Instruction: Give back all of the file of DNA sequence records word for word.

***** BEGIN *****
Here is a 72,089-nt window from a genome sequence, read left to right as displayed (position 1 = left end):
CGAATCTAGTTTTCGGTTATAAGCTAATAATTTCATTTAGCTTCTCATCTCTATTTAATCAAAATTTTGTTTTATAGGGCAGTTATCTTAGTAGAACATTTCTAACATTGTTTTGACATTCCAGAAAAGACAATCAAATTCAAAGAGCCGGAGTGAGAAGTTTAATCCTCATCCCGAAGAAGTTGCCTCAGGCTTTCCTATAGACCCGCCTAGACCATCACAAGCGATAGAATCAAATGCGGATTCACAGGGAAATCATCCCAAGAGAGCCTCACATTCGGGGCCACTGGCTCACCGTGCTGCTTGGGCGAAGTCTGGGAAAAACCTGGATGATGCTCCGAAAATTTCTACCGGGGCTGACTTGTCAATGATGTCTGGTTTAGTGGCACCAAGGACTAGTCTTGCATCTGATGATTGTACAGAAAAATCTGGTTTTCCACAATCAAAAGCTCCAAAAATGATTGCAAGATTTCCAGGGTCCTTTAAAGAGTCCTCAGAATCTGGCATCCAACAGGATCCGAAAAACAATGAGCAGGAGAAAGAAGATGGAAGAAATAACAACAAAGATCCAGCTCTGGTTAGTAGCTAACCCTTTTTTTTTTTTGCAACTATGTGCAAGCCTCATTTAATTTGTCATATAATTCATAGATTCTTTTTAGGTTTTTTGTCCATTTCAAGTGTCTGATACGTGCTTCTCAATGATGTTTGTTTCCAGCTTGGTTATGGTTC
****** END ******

Here is a 72,089-nt window from a genome sequence, read left to right as displayed (position 1 = left end):
CGAATCTAGTTTTCGGTTATAAGCTAATAATTTCATTTAGCTTCTCATCTCTATTTAATCAAAATTTTGTTTTATAGGGCAGTTATCTTAGTAGAACATTTCTAACATTGTTTTGACATTCCAGAAAAGACAATCAAATTCAAAGAGCCGGAGTGAGAAGTTTAATCCTCATCCCGAAGAAGTTGCCTCAGGCTTTCCTATAGACCCGCCTAGACCATCACAAGCGATAGAATCAAATGCGGATTCACAGGGAAATCATCCCAAGAGAGCCTCACATTCGGGGCCACTGGCTCACCGTGCTGCTTGGGCGAAGTCTGGGAAAAACCTGGATGATGCTCCGAAAATTTCTACCGGGGCTGACTTGTCAATGATGTCTGGTTTAGTGGCACCAAGGACTAGTCTTGCATCTGATGATTGTACAGAAAAATCTGGTTTTCCACAATCAAAAGCTCCAAAAATGATTGCAAGATTTCCAGGGTCCTTTAAAGAGTCCTCAGAATCTGGCATCCAACAGGATCCGAAAAACAATGAGCAGGAGAAAGAAGATGGAAGAAATAACAACAAAGATCCAGCTCTGGTTAGTAGCTAACCCTTTTTTTTTTTTGCAACTATGTGCAAGCCTCATTTAATTTGTCATATAATTCATAGATTCTTTTTAGGTTTTTTGTCCATTTCAAGTGTCTGATACGTGCTTCTCAATGATGTTTGTTTCCAGCTTGGTTATGGTTC